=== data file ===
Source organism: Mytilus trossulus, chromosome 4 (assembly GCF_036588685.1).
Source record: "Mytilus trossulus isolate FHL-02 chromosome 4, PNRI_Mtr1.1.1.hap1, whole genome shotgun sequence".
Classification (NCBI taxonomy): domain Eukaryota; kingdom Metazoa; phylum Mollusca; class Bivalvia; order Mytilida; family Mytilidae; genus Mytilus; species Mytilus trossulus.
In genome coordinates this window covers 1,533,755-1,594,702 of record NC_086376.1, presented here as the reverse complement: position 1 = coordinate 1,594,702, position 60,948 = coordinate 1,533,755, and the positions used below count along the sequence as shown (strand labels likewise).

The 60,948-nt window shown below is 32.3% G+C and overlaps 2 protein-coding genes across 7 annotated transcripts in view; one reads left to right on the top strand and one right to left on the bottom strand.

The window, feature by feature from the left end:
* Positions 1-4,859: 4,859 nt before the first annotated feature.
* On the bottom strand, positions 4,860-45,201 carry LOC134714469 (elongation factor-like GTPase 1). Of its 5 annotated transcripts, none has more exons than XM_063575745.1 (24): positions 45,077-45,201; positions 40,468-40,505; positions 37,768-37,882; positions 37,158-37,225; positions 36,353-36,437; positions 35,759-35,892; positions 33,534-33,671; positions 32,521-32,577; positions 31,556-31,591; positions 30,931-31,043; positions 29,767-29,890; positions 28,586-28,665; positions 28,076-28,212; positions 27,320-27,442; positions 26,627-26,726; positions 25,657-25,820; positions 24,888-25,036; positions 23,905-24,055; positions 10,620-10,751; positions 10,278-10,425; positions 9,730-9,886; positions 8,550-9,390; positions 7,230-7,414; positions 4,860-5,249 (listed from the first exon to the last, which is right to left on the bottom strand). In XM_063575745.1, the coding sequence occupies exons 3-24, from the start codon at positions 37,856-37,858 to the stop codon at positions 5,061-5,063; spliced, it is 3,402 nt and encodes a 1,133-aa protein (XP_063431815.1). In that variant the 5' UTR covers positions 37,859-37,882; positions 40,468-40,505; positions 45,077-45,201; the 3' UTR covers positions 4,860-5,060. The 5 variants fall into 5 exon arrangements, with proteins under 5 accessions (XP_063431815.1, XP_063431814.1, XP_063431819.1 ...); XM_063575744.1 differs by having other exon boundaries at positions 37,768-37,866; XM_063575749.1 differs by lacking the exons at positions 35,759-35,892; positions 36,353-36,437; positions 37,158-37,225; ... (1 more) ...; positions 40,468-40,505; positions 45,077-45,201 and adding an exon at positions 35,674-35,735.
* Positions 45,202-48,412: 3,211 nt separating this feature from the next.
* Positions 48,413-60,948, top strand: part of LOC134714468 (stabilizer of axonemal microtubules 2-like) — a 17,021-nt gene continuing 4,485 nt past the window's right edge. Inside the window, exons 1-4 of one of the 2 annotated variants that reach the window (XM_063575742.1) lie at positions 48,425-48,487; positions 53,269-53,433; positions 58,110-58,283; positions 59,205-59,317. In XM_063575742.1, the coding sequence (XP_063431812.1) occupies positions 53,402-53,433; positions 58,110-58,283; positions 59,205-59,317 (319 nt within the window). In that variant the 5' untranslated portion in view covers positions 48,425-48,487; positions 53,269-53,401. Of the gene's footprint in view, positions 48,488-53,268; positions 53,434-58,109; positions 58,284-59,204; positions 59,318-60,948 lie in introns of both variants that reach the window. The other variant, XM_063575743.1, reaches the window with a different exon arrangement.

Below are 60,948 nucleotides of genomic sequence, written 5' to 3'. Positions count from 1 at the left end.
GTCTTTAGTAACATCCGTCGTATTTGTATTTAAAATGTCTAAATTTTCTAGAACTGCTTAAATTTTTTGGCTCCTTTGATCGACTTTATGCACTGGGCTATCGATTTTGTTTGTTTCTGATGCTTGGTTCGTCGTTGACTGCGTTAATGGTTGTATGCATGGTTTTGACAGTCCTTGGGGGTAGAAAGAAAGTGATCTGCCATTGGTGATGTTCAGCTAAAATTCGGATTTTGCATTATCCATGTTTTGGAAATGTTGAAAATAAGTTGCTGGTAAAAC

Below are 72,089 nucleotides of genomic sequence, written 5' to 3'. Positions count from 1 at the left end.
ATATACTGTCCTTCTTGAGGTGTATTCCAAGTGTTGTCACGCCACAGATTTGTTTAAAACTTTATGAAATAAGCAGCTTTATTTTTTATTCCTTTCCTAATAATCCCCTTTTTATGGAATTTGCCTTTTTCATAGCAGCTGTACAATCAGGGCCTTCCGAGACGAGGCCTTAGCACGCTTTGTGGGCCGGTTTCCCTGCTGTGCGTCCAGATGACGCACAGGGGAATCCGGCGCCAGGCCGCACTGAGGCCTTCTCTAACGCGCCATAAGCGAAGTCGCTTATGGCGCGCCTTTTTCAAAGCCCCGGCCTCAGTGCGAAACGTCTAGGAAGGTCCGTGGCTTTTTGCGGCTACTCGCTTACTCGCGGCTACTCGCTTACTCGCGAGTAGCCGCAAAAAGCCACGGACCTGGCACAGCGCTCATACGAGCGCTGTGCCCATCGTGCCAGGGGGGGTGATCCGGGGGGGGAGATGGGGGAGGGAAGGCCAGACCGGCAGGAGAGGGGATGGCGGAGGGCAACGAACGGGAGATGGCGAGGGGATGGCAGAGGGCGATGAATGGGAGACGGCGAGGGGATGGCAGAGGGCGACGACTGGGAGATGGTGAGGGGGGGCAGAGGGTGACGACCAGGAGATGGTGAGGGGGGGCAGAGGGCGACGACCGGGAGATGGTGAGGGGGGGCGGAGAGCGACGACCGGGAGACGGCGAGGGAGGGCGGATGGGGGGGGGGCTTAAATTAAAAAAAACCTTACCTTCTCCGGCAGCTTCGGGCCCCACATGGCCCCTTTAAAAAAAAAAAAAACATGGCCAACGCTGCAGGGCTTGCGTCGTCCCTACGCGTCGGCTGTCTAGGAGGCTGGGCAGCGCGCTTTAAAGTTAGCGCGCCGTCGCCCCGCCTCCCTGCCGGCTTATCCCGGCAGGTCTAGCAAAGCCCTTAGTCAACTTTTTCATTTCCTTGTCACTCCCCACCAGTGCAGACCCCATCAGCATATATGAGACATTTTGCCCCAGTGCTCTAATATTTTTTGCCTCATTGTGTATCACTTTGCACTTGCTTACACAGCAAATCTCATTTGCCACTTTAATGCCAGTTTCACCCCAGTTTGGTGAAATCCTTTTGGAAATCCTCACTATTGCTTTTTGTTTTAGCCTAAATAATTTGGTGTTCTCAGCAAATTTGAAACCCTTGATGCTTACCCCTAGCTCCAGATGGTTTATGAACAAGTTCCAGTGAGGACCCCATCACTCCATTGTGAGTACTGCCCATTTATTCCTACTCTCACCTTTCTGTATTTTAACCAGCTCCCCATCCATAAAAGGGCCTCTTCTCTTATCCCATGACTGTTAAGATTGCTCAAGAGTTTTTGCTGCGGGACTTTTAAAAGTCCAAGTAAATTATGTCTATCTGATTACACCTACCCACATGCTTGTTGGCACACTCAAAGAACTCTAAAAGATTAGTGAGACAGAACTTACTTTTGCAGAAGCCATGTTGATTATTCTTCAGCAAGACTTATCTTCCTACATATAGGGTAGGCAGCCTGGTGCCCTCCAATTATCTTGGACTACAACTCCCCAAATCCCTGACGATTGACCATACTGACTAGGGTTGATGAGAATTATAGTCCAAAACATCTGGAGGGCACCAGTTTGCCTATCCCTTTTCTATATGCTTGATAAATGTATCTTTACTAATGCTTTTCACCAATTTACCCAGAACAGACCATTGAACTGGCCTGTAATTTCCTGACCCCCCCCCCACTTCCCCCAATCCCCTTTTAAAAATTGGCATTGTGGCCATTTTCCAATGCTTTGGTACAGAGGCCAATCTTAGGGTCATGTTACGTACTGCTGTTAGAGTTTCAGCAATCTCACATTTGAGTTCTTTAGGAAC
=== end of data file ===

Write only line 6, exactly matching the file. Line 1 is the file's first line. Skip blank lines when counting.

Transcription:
The window, feature by feature from the left end: